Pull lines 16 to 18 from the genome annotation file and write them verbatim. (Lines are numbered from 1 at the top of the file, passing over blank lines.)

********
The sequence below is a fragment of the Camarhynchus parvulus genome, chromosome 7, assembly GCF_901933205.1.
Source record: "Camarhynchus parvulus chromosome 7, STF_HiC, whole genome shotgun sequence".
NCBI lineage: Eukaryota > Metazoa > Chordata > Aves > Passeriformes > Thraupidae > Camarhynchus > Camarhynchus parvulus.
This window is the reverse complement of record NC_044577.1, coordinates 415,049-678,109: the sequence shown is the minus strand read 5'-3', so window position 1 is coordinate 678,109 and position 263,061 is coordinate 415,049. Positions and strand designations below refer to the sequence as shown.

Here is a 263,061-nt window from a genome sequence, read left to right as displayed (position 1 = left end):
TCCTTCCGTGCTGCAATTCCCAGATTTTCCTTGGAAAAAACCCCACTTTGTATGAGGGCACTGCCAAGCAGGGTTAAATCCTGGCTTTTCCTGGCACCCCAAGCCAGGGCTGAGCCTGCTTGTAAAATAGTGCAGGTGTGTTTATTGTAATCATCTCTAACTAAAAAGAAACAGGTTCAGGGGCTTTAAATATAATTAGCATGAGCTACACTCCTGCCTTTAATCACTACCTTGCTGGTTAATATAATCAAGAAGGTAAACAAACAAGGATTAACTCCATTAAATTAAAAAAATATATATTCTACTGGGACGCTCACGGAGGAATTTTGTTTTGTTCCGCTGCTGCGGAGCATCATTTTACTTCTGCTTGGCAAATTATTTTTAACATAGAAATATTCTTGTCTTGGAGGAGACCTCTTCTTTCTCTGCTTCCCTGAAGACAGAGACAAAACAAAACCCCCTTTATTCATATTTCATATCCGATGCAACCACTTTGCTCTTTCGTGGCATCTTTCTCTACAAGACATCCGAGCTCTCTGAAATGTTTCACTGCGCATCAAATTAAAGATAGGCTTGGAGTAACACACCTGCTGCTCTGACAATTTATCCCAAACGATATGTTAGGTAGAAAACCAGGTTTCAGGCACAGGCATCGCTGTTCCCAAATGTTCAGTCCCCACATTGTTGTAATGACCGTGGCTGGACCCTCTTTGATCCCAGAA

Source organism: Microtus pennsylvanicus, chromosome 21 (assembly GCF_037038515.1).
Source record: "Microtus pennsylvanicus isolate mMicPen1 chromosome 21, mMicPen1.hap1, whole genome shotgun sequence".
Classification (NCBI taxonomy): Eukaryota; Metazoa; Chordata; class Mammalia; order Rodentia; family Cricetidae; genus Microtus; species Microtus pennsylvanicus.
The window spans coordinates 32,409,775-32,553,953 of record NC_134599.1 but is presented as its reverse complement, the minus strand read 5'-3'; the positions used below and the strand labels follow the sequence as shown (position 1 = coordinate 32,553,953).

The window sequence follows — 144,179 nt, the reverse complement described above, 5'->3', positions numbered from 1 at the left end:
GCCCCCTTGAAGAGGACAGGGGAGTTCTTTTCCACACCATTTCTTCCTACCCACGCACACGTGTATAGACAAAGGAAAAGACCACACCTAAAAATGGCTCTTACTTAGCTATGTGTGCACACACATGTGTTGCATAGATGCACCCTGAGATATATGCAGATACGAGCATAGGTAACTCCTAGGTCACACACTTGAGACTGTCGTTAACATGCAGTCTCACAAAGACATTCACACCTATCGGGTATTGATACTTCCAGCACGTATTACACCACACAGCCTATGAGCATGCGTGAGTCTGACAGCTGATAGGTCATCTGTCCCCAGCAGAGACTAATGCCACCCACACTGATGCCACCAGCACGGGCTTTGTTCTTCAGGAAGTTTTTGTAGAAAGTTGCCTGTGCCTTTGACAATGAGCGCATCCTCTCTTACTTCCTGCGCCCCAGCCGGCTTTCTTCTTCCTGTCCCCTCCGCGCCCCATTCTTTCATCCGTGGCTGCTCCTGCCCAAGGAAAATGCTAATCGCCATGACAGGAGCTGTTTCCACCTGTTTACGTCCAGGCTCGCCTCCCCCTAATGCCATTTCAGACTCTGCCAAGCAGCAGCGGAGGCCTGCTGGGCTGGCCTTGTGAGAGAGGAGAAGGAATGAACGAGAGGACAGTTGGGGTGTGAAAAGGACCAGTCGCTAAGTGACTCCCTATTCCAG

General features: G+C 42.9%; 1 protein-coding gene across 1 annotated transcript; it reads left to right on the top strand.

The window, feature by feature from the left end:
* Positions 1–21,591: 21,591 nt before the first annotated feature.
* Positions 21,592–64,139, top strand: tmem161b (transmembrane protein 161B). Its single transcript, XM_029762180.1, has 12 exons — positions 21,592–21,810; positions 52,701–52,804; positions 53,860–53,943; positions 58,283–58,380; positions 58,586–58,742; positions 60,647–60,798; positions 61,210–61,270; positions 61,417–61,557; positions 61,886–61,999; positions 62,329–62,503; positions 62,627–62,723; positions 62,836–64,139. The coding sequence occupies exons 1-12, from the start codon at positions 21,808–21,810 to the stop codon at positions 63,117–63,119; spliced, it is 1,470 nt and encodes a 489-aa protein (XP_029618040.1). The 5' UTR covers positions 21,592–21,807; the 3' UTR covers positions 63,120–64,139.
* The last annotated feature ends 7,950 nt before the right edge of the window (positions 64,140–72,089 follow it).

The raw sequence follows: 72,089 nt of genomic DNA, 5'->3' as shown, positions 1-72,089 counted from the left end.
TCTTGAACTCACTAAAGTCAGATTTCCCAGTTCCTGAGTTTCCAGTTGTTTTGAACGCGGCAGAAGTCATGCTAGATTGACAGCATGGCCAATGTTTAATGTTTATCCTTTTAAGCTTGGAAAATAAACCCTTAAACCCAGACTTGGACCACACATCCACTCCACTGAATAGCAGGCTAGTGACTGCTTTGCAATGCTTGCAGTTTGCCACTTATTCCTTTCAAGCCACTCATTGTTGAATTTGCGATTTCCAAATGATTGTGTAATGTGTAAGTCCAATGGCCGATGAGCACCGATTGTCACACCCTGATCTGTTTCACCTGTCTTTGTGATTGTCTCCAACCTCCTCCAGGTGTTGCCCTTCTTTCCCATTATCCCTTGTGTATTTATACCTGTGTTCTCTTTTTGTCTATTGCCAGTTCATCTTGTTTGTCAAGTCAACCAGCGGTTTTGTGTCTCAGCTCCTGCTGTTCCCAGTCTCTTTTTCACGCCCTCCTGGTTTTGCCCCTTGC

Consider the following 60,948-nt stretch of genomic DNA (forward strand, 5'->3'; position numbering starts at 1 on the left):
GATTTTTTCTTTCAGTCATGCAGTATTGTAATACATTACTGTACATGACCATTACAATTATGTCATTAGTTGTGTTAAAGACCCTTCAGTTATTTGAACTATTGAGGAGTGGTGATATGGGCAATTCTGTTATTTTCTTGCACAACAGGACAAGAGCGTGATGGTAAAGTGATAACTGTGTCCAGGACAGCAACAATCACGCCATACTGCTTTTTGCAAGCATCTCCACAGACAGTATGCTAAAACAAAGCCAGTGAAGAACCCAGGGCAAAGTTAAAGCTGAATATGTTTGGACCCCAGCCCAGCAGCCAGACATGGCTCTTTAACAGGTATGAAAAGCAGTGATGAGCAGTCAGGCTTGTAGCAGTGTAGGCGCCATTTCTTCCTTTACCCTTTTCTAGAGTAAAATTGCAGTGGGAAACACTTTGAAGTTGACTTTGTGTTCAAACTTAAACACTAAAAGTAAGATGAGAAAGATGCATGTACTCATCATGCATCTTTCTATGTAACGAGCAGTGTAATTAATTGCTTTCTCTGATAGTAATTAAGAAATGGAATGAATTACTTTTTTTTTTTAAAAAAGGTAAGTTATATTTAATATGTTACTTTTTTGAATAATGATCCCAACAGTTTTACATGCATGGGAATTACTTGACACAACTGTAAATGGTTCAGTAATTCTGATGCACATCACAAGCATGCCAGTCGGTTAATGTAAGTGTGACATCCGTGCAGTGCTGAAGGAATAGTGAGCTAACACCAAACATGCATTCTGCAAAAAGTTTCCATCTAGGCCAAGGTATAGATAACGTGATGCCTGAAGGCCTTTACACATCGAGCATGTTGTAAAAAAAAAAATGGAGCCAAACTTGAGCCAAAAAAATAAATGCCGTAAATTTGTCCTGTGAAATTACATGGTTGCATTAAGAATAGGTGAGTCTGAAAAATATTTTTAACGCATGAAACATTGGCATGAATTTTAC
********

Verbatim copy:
* Positions 21,592–64,139, top strand: tmem161b (transmembrane protein 161B). Its single transcript, XM_029762180.1, has 12 exons — positions 21,592–21,810; positions 52,701–52,804; positions 53,860–53,943; positions 58,283–58,380; positions 58,586–58,742; positions 60,647–60,798; positions 61,210–61,270; positions 61,417–61,557; positions 61,886–61,999; positions 62,329–62,503; positions 62,627–62,723; positions 62,836–64,139. The coding sequence occupies exons 1-12, from the start codon at positions 21,808–21,810 to the stop codon at positions 63,117–63,119; spliced, it is 1,470 nt and encodes a 489-aa protein (XP_029618040.1). The 5' UTR covers positions 21,592–21,807; the 3' UTR covers positions 63,120–64,139.
* The last annotated feature ends 7,950 nt before the right edge of the window (positions 64,140–72,089 follow it).

The raw sequence follows: 72,089 nt of genomic DNA, 5'->3' as shown, positions 1-72,089 counted from the left end.